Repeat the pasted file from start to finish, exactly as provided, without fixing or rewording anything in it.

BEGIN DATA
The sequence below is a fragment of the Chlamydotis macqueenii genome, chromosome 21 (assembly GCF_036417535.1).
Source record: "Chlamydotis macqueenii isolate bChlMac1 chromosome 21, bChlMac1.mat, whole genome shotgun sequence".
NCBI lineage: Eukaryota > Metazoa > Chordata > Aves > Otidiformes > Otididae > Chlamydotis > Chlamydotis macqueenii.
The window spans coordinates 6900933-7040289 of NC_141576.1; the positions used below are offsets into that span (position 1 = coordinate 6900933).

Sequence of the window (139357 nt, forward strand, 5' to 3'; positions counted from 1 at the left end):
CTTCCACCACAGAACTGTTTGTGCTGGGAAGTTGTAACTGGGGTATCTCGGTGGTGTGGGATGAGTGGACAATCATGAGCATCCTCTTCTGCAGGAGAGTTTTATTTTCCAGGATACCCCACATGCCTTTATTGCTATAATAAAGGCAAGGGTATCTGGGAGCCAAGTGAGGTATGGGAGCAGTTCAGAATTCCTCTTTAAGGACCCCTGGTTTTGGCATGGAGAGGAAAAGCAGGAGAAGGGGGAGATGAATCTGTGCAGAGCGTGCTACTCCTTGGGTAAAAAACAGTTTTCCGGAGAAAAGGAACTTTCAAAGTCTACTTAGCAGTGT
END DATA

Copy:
The sequence below is a fragment of the Chlamydotis macqueenii genome, chromosome 21 (assembly GCF_036417535.1).
Source record: "Chlamydotis macqueenii isolate bChlMac1 chromosome 21, bChlMac1.mat, whole genome shotgun sequence".
NCBI lineage: Eukaryota > Metazoa > Chordata > Aves > Otidiformes > Otididae > Chlamydotis > Chlamydotis macqueenii.
The window spans coordinates 6900933-7040289 of NC_141576.1; the positions used below are offsets into that span (position 1 = coordinate 6900933).

Sequence of the window (139357 nt, forward strand, 5' to 3'; positions counted from 1 at the left end):
CTTCCACCACAGAACTGTTTGTGCTGGGAAGTTGTAACTGGGGTATCTCGGTGGTGTGGGATGAGTGGACAATCATGAGCATCCTCTTCTGCAGGAGAGTTTTATTTTCCAGGATACCCCACATGCCTTTATTGCTATAATAAAGGCAAGGGTATCTGGGAGCCAAGTGAGGTATGGGAGCAGTTCAGAATTCCTCTTTAAGGACCCCTGGTTTTGGCATGGAGAGGAAAAGCAGGAGAAGGGGGAGATGAATCTGTGCAGAGCGTGCTACTCCTTGGGTAAAAAACAGTTTTCCGGAGAAAAGGAACTTTCAAAGTCTACTTAGCAGTGT